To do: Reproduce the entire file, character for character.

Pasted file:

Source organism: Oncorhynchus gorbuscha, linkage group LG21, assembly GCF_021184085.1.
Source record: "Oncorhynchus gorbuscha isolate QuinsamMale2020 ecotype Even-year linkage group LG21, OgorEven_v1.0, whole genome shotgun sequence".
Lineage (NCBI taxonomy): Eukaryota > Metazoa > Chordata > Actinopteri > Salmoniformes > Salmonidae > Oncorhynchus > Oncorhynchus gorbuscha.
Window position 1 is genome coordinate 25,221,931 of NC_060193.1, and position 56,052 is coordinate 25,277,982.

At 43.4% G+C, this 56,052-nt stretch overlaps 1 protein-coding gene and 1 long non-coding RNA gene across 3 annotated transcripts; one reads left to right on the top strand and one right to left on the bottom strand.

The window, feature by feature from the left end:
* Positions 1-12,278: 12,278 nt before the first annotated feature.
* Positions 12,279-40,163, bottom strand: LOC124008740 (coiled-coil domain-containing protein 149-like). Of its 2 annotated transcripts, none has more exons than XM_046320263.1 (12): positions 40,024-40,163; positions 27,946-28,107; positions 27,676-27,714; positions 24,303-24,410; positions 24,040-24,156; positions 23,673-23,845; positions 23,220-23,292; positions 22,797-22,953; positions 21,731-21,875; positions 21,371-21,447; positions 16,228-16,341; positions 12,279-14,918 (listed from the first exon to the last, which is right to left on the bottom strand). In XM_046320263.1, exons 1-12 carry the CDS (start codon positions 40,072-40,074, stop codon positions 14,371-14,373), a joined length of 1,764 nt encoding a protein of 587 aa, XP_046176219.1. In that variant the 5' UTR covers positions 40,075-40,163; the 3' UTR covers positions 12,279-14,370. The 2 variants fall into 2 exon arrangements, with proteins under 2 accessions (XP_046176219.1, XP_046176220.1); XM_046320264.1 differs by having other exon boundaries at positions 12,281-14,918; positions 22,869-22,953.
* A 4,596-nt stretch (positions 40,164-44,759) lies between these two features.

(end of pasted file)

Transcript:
Source organism: Oncorhynchus gorbuscha, linkage group LG21, assembly GCF_021184085.1.
Source record: "Oncorhynchus gorbuscha isolate QuinsamMale2020 ecotype Even-year linkage group LG21, OgorEven_v1.0, whole genome shotgun sequence".
Lineage (NCBI taxonomy): Eukaryota > Metazoa > Chordata > Actinopteri > Salmoniformes > Salmonidae > Oncorhynchus > Oncorhynchus gorbuscha.
Window position 1 is genome coordinate 25,221,931 of NC_060193.1, and position 56,052 is coordinate 25,277,982.

At 43.4% G+C, this 56,052-nt stretch overlaps 1 protein-coding gene and 1 long non-coding RNA gene across 3 annotated transcripts; one reads left to right on the top strand and one right to left on the bottom strand.

The window, feature by feature from the left end:
* Positions 1-12,278: 12,278 nt before the first annotated feature.
* Positions 12,279-40,163, bottom strand: LOC124008740 (coiled-coil domain-containing protein 149-like). Of its 2 annotated transcripts, none has more exons than XM_046320263.1 (12): positions 40,024-40,163; positions 27,946-28,107; positions 27,676-27,714; positions 24,303-24,410; positions 24,040-24,156; positions 23,673-23,845; positions 23,220-23,292; positions 22,797-22,953; positions 21,731-21,875; positions 21,371-21,447; positions 16,228-16,341; positions 12,279-14,918 (listed from the first exon to the last, which is right to left on the bottom strand). In XM_046320263.1, exons 1-12 carry the CDS (start codon positions 40,072-40,074, stop codon positions 14,371-14,373), a joined length of 1,764 nt encoding a protein of 587 aa, XP_046176219.1. In that variant the 5' UTR covers positions 40,075-40,163; the 3' UTR covers positions 12,279-14,370. The 2 variants fall into 2 exon arrangements, with proteins under 2 accessions (XP_046176219.1, XP_046176220.1); XM_046320264.1 differs by having other exon boundaries at positions 12,281-14,918; positions 22,869-22,953.
* A 4,596-nt stretch (positions 40,164-44,759) lies between these two features.